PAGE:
This case has the element of waging war against the Government of India and the magnitude of the war is of a degree as in no other case. And the appellant is convicted on the charge, among others, of waging war against the Government of India.
This case has shocked the collective conscience of the Indian people as few other cases have.
The number of persons killed and injured is not only staggeringly high but also as in no other or in extremely few cases. The terrorists killed one hundred and sixty-six (166) people and injured, often grievously, two hundred and thirty-eight (238) people. The dead included eighteen (18) policemen and other security personnel and twenty-six (26) foreign nationals. The injured included thirty-seven (37) policemen and other security personnel and twenty-one (21) foreign nationals. Of those dead, at least seven (7) were killed by the appellant personally, about seventy-two (72) were killed by him in furtherance of the common intention he shared with one Abu Ismail (deceased accused no. 1), and the rest were victims of the conspiracy to which he was a party along with the nine (9) dead accused and thirty-five (35) other accused who remain to be apprehended and brought to court.
The number of policemen and members of security forces killed and injured in course of their duty by the appellant and his accomplice Abu Ismail and the eight (8) other co-conspirators would hardly find a match in any other cases. Tukaram Ombale was killed by the appellant personally at Vinoli Chowpaty. Durgude, Hemant Karkare, Ashok Kamte, Vijay Salaskar and the other policemen in the Qualis van were killed jointly by the appellant and Abu Ismail. The policemen at Cama Hospital were injured, several of them grievously, jointly by the appellant and Abu Ismail. The rest of the policemen and law enforcement officers, including the NSG Commando Major Sandeep Unnikrihsnan, were killed as part of the larger conspiracy to which the appellant was a party.
The loss of property caused by the attack is colossal, over Rupees one hundred and fifty crores (Rs. 150Cr.), again of a scale as in no other case.
The offences committed by the appellant show a degree of cruelty, brutality and depravity as in very few other cases.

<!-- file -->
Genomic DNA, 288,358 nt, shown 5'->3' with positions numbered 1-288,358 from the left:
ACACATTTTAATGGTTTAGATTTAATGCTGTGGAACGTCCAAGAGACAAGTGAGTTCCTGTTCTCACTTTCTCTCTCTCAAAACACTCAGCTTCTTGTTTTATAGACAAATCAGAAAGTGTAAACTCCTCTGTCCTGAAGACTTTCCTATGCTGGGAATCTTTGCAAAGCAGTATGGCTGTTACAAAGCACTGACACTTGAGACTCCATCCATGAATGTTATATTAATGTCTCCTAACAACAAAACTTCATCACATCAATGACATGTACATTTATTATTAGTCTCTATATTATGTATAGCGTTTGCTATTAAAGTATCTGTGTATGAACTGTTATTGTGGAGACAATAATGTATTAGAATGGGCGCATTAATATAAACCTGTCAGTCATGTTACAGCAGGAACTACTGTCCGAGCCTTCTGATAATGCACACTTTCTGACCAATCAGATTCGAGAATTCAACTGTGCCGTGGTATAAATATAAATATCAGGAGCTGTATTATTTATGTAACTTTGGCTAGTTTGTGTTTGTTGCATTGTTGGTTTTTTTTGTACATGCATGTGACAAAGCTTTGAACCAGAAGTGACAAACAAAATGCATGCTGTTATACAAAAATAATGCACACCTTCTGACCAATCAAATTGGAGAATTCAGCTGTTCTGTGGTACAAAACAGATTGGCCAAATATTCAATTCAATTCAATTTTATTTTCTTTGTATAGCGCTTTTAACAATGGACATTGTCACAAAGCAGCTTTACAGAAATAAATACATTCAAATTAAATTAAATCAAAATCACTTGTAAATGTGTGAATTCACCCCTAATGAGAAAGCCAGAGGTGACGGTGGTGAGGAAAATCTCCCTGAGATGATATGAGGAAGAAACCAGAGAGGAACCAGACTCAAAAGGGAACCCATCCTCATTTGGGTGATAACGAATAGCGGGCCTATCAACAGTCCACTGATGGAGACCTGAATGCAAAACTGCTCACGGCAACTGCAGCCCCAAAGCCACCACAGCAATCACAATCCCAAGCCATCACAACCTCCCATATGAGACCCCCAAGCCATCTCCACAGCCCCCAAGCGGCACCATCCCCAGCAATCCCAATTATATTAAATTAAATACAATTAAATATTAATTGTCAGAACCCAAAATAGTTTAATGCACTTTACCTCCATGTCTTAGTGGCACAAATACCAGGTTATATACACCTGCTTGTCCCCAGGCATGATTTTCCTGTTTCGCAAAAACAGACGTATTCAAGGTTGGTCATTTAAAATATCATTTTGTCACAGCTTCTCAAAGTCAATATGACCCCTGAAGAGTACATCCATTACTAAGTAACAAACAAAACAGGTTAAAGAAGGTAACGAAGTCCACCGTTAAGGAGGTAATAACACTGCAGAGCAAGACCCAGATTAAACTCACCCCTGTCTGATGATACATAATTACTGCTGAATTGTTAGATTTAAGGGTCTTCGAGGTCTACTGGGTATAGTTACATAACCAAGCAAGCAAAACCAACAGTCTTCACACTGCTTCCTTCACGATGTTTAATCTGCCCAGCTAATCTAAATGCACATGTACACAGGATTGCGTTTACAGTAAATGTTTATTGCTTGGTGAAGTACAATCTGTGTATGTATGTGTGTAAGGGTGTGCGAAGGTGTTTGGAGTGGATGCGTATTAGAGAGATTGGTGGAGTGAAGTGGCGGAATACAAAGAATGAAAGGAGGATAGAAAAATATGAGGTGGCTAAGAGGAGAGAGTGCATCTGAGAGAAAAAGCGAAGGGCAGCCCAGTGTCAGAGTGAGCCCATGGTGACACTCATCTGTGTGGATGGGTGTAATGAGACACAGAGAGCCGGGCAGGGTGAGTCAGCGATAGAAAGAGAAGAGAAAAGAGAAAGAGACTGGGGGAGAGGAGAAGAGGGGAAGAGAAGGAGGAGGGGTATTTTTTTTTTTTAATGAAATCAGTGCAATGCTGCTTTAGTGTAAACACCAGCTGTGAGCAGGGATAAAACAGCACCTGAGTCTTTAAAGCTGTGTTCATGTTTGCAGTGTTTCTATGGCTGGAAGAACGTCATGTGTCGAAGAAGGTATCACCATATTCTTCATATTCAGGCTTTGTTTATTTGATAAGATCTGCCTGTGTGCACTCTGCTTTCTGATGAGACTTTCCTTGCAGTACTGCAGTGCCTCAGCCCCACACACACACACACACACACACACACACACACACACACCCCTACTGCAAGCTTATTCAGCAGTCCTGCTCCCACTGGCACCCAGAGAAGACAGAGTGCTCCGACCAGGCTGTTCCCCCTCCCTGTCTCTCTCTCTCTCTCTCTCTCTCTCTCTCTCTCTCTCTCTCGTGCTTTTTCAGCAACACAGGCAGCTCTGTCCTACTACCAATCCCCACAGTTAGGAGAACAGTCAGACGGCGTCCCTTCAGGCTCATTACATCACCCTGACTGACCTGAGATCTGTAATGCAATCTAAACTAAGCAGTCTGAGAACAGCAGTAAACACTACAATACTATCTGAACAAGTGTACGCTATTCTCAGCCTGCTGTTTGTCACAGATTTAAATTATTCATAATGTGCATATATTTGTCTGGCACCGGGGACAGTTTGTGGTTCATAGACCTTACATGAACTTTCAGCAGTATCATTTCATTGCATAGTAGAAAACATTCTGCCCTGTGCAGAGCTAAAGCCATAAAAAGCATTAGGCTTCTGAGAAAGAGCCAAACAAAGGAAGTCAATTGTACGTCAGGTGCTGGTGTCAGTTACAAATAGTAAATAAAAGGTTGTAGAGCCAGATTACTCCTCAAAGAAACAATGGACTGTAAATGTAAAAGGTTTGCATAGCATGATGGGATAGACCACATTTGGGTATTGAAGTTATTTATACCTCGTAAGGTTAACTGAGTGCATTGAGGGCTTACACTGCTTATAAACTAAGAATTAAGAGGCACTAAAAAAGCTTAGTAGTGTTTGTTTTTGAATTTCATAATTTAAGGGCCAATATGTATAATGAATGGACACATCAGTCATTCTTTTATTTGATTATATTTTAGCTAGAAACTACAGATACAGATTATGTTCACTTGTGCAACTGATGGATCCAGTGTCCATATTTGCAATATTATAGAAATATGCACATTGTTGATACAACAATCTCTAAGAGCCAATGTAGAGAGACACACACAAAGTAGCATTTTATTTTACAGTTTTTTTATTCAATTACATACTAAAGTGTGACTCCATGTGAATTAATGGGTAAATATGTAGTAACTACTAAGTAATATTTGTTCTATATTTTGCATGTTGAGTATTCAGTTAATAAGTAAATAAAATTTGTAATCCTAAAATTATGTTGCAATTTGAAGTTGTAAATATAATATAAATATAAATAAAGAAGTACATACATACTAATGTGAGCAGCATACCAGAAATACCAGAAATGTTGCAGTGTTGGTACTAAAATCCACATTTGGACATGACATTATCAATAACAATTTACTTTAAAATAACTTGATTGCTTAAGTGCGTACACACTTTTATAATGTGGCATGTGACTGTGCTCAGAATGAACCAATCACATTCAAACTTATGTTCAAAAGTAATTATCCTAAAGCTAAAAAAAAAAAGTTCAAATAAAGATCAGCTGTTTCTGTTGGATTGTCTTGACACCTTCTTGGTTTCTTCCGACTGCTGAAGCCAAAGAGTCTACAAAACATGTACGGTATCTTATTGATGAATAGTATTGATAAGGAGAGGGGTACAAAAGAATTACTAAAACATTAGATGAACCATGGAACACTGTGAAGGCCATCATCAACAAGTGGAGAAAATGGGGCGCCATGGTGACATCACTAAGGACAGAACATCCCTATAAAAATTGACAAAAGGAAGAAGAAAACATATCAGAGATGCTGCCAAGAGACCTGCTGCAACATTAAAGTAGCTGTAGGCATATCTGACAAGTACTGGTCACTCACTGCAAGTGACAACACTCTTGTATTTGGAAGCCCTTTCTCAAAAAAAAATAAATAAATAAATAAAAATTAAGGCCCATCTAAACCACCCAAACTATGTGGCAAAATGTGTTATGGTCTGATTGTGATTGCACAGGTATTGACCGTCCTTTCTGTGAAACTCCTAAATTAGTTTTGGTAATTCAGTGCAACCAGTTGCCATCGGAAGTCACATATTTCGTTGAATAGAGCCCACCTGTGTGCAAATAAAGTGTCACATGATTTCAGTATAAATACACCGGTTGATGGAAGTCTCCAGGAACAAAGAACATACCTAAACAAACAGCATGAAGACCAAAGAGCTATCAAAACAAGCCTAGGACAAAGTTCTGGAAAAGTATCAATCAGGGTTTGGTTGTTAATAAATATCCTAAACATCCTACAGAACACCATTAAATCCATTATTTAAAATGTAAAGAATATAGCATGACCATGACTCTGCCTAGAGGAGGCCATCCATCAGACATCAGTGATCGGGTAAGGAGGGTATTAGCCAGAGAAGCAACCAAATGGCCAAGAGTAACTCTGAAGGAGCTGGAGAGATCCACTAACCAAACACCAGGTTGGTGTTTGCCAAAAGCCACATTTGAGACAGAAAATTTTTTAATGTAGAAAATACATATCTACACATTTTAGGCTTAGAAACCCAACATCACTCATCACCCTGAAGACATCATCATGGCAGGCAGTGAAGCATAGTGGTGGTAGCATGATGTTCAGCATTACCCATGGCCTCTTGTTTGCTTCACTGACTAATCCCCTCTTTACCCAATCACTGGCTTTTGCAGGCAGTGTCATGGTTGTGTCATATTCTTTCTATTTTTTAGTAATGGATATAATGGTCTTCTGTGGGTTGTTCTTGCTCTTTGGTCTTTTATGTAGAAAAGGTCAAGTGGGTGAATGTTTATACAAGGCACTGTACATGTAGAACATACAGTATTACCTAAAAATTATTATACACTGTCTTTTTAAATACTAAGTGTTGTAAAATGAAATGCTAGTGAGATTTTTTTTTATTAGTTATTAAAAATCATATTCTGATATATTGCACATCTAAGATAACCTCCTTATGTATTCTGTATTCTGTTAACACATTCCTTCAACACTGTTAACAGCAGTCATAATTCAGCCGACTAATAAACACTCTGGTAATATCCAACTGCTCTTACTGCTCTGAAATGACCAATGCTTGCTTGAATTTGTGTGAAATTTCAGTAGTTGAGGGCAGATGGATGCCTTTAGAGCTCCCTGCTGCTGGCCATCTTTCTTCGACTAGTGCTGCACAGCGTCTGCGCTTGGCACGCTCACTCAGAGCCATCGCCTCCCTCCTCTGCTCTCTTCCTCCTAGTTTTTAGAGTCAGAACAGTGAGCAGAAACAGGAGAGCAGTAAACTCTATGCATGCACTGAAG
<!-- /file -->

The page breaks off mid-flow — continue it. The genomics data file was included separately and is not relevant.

The appellant, as also the other nine (9) terrorists, his co- conspirators, used highly lethal weapons such as AK-47 rifles, 9 mm pistols, and grenades and RDX bombs.
As to the personality of the victims, all the persons killed/injured at CST, Badruddin Tayabji Marg and Cama Hospital were harmless, defenceless people. What is more, they did not even know the appellant and the appellant too had no personal animus against them. He killed/injured them simply because they happened to be Indians.
It is already seen above that the appellant never showed any repentance or remorse, which is the first sign of any possibility of reform and rehabilitation.
In short, this is a case of terrorist attack from across the border. It has a magnitude of unprecedented enormity on all scales. The conspiracy behind the attack was as deep and large as it was vicious. The preparation and training for the execution was as thorough as the execution was ruthless. In terms of loss of life and property, and more importantly in its traumatizing effect, this case stands alone, or it is at least the very rarest of rare to come before this Court since the birth of the Republic. Therefore, it should also attract the rarest of rare punishment.
Against all this, the only mitigating factor is the appellant’s young age, but that is completely offset by the absence of any remorse on his part, and the resultant finding that in his case there is no possibility of any reformation or rehabilitation.
In this country death as a penalty has been held to be Constitutionally valid, though it is indeed to be awarded in the “rarest of rare cases when the alternative option (of life sentence) is unquestionably foreclosed”. Now, as long as the death penalty remains on the statute book as punishment for certain offences, including “waging war” and murder, it logically follows that there must be some cases, howsoever rare or one in a million, that would call for inflicting that penalty. That being the position we fail to see what case would attract the death penalty, if not the case of the appellant. To hold back the death penalty in this case would amount to obdurately declaring that this Court rejects death as lawful penalty even though it is on the statute book and held valid by Constitutional benches of this Court.
We are thus left with no option but to hold that in the facts of the case the death penalty is the only sentence that can be given to the appellant.